The symptoms of yellow fever have been categorized into two stages known as the acute stage and the toxic stage.
The acute stage comes with symptoms like;
- Joint and muscle pain, especially in the knee and in the back
- High fever
- Loss of appetite
These symptoms are sometimes mild, and they improve or disappear within 7 and 10 days. About 20% of infected people move to the second stage of toxicity, which can be life-threatening.
This is the severe stage of yellow fever. This is the stage where vital internal organs get damaged. Its symptoms include;
- Vomiting, with bloodstains sometimes.
- Kidney failure
- Abdominal pain
- Recurring fever
- Liver failure
- Bleeding through the holes of the skin, nose, and mouth
- Tiredness and lethargy
- Sometimes coma
- Irregular heartbeats
These symptoms are so critical that they can lead to the death of the victim within two weeks. Majority of the people who get to the toxic stage experience fatalities, while those who recover from the fever rarely have organ damages.
Causes and Risk Factors
The virus that is transmitted from monkeys to humans through mosquito bites is called the flavivirus. When an infected monkey is bitten by an Aedes mosquito, the Aedes mosquito becomes a source of infection and a transmitter of the virus to humans for the rest of its life. When it (the infected mosquito) bites humans, the human gets infected. The more people it bites, the more infected people. This cycle, however, leads to an outbreak.
Flavivirus is an endemic that is common among monkeys. These monkeys live in jungles, especially in many parts of Africa and America. People who travel to places where the cases are prevalent can contract the disease. This is why travelers are advised to read up about places they are traveling to and get a vaccine to prevent them from contracting diseases, especially diseases like yellow fever.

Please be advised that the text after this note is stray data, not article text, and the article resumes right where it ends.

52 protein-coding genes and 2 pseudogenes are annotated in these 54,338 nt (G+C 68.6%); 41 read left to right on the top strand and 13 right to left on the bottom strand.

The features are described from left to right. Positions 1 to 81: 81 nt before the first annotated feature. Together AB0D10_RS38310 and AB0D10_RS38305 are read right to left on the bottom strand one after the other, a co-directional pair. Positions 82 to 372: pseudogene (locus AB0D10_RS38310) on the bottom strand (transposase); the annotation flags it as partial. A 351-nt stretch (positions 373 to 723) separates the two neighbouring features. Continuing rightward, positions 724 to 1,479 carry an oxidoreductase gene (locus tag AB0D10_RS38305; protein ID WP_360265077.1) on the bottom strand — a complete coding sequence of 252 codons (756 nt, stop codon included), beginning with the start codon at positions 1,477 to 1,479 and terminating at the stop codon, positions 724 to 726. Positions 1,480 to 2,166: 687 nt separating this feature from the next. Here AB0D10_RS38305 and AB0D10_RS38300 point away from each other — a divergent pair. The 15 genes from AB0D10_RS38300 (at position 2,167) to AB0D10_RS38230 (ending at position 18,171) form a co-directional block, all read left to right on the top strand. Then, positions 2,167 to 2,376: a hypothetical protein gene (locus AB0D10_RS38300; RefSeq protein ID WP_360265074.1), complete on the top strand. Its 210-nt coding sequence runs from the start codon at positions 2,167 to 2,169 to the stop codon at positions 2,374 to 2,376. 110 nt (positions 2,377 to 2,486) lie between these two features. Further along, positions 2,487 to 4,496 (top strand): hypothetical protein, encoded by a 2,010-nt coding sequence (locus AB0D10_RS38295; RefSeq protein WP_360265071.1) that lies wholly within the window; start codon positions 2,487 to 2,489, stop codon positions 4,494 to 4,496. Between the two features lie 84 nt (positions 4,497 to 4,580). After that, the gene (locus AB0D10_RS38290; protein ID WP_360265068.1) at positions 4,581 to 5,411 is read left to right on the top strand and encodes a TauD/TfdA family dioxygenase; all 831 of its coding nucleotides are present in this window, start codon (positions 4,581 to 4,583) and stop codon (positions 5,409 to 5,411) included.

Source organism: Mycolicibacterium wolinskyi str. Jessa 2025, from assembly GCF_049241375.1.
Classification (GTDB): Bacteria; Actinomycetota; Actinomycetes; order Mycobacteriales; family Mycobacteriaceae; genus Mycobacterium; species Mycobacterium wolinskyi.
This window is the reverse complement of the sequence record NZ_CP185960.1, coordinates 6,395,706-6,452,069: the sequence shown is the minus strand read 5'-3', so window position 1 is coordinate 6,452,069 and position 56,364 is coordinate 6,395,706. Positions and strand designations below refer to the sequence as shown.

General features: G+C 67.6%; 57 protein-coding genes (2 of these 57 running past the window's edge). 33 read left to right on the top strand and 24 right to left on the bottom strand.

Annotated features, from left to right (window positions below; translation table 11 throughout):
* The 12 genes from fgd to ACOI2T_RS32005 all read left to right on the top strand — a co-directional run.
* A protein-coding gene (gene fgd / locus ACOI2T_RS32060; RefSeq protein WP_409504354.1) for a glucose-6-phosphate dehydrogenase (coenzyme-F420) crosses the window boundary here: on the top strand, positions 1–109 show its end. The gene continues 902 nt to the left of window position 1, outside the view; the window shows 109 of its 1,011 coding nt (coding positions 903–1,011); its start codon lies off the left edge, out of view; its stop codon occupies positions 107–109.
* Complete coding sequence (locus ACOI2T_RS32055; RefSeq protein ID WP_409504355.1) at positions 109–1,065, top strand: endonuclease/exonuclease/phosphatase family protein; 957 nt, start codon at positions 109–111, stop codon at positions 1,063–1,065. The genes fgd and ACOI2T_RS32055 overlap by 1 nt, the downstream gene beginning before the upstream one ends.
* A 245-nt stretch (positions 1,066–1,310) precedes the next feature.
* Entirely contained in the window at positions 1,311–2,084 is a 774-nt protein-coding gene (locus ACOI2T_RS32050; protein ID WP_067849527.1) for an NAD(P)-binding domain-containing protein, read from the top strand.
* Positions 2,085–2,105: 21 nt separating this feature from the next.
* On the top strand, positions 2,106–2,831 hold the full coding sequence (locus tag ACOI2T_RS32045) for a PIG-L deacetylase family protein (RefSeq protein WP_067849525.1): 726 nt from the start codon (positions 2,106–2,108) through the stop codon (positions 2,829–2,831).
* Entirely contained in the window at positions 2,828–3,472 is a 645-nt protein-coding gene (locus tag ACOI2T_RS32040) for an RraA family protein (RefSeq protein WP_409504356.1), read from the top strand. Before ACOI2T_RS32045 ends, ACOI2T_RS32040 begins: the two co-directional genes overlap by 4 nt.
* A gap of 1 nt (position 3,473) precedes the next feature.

Other risk factors include;
People who were infected in the jungle that come over to the community of people may be a factor.
Who is More At Risk?
People who were not vaccinated
People who live in places that are populated by monkeys and mosquitoes. Some of these areas include;
Research is still ongoing on the treatment of yellow fever. There is no known cure for it. However, there are certain treatment methods that can be administered to help relieve symptoms and manage the disease, as well as prevent the migration of symptoms from the acute stage to the toxic stage. These management methods include;
- Getting enough oxygen
- Treating other infections that develop in the course of the disease
- Treating organ damages that ensue during the illness. For instance, going for dialysis if kidney failure is noticed.
- Staying hydrated and supplying the body with plenty of fluids
- Monitoring of blood pressure
- Getting blood transfusion as a result of the loss of blood through the skin holes, nose, and mouth.
- The most effective prevention therapy for yellow fever is getting the vaccine. With the vaccine, your chances of developing the virus would be quite low. The vaccine is made up of some weakened and live versions of the virus. These properties help the body create immunity against the disease. However, a group of people is advised to avoid the vaccine as it can incur certain ugly side effects. This group of people includes;
- People who have allergies to animal meats and animal produces like milk and eggs.
- Infants who are younger than the age of 6 months should not get the vaccine.
- People with illnesses that jeopardize the immune system and its functions should not take the vaccine.
- In addition, travelers above the age of 60 should consider taking the vaccine if they are traveling to areas that are highly yellow-fever-risky.
In conclusion, yellow fever is a deadly and life-threatening disease that is caused by a virus known as a flavivirus, which is usually transmitted from infected monkeys to humans through the Aedes mosquito. Yellow fever does not have any known cure. However, a number of management methods have been put in place to ease and manage symptoms and prevent complications. Most importantly, vaccination against the fever would help prevent the cases and reduce its occurrence.